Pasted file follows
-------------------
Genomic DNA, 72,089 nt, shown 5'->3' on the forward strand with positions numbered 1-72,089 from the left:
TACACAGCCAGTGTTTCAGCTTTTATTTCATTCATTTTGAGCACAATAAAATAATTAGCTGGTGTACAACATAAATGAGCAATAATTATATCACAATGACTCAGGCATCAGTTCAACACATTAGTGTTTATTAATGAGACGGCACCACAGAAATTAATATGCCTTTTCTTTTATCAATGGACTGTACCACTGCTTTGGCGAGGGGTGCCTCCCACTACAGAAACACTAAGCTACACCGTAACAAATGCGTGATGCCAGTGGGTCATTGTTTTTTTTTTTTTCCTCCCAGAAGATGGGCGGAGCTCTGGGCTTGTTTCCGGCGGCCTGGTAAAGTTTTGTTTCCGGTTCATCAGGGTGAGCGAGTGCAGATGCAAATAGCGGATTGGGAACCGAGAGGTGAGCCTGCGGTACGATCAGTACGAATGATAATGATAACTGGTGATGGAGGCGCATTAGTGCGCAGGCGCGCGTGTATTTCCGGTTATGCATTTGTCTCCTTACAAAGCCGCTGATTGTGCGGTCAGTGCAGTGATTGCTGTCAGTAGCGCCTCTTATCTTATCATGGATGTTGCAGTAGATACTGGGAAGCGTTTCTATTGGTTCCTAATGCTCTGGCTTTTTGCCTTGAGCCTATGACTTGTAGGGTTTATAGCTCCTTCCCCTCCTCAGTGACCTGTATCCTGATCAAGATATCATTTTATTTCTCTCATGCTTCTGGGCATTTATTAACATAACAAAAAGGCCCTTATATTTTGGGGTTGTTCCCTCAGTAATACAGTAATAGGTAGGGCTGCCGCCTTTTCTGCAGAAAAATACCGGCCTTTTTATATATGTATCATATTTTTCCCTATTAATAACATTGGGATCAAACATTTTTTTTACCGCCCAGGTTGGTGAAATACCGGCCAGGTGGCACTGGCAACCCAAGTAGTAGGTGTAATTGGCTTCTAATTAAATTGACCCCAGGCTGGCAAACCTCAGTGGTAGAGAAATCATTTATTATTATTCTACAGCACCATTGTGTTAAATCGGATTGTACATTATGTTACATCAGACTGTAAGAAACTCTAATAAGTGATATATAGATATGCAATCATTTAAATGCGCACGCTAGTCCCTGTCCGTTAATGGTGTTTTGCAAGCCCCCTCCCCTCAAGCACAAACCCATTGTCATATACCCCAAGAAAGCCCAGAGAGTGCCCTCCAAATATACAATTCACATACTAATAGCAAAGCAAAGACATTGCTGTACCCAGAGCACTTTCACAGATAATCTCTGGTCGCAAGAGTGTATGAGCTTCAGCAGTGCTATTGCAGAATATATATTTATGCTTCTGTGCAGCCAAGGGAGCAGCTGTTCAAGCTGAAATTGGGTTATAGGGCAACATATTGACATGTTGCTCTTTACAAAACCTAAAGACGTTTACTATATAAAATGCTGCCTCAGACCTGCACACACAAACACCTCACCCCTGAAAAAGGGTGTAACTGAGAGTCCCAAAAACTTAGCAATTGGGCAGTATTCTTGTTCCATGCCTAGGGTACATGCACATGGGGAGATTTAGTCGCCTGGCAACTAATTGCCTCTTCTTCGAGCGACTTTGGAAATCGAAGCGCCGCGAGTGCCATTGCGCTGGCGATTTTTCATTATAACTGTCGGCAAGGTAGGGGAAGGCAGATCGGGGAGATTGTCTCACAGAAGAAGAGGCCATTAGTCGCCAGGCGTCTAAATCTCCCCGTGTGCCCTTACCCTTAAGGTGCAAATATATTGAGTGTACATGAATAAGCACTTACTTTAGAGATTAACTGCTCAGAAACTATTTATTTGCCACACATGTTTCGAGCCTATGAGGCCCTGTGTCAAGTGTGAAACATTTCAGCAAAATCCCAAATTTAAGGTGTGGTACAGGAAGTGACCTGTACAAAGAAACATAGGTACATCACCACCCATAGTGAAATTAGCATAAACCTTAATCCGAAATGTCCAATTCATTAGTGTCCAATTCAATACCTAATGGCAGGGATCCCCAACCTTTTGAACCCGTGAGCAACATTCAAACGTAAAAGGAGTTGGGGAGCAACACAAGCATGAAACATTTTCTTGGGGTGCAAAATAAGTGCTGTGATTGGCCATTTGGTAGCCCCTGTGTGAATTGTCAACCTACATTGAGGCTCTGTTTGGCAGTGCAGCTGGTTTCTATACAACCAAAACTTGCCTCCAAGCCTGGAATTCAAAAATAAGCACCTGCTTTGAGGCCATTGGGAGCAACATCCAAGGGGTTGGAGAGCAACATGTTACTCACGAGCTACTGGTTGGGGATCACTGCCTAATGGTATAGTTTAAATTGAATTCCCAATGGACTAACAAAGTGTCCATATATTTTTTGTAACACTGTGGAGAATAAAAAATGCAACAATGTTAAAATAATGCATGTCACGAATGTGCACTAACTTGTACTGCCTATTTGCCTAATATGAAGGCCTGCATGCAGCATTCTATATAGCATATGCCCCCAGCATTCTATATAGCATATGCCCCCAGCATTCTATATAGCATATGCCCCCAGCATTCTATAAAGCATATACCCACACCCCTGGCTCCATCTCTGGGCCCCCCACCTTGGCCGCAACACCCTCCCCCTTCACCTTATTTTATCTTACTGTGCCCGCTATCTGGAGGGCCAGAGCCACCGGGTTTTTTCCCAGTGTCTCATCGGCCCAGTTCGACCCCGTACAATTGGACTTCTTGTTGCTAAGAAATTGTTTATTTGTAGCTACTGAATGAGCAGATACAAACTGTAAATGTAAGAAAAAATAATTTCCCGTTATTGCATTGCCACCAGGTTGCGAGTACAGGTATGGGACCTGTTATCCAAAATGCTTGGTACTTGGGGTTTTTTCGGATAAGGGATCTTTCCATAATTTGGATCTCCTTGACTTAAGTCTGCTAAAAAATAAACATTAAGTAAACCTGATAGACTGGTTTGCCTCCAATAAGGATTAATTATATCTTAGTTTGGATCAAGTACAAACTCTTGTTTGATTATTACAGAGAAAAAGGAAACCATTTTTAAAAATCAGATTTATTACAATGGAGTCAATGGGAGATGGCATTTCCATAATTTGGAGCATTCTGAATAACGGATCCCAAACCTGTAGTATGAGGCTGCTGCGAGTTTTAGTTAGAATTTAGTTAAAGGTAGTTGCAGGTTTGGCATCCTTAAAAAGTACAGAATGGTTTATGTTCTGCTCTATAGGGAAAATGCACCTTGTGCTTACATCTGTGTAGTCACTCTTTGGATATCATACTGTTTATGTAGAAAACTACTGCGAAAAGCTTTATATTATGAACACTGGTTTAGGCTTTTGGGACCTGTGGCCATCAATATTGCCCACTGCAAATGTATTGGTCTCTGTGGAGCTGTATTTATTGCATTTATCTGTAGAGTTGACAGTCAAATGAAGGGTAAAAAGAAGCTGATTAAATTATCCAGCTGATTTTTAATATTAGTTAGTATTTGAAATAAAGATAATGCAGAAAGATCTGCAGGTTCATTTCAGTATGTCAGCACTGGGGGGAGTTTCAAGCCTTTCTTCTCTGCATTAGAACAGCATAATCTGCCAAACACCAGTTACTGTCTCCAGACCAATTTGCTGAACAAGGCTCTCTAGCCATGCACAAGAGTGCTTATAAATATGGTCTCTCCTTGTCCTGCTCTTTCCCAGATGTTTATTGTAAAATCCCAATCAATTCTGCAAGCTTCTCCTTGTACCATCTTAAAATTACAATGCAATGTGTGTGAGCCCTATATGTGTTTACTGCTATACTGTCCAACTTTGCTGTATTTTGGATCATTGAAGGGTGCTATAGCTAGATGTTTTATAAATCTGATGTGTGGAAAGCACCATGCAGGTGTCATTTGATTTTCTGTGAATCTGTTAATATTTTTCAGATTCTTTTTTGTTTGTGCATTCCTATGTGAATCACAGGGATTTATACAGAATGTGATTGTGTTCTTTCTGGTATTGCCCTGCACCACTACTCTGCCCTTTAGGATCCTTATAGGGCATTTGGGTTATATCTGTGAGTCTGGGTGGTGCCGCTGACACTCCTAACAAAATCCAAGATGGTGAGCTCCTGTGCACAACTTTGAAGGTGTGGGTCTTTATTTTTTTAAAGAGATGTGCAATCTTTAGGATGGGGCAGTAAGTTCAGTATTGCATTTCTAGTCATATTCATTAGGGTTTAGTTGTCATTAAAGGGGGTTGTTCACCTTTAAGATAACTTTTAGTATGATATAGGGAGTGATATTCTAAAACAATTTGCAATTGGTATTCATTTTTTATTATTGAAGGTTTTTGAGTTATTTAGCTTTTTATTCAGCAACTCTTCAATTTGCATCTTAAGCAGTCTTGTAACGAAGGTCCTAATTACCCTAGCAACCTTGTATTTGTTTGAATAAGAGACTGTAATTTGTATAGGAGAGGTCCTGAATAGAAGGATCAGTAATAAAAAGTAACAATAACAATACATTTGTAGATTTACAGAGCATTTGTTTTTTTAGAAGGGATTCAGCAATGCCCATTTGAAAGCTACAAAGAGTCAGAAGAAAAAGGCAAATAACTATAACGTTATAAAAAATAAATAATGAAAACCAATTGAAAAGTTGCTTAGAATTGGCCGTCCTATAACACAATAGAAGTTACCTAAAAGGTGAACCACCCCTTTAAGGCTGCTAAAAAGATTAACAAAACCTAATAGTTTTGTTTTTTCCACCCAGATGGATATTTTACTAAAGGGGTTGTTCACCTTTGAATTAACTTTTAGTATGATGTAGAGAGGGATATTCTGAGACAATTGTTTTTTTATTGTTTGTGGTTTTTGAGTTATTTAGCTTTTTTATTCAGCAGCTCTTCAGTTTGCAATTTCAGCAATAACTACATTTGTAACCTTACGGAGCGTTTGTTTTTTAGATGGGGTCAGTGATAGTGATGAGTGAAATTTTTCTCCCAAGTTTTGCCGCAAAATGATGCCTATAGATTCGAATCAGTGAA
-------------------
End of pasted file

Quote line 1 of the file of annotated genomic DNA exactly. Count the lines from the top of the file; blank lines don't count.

Genomic DNA, 72,089 nt, shown 5'->3' on the forward strand with positions numbered 1-72,089 from the left: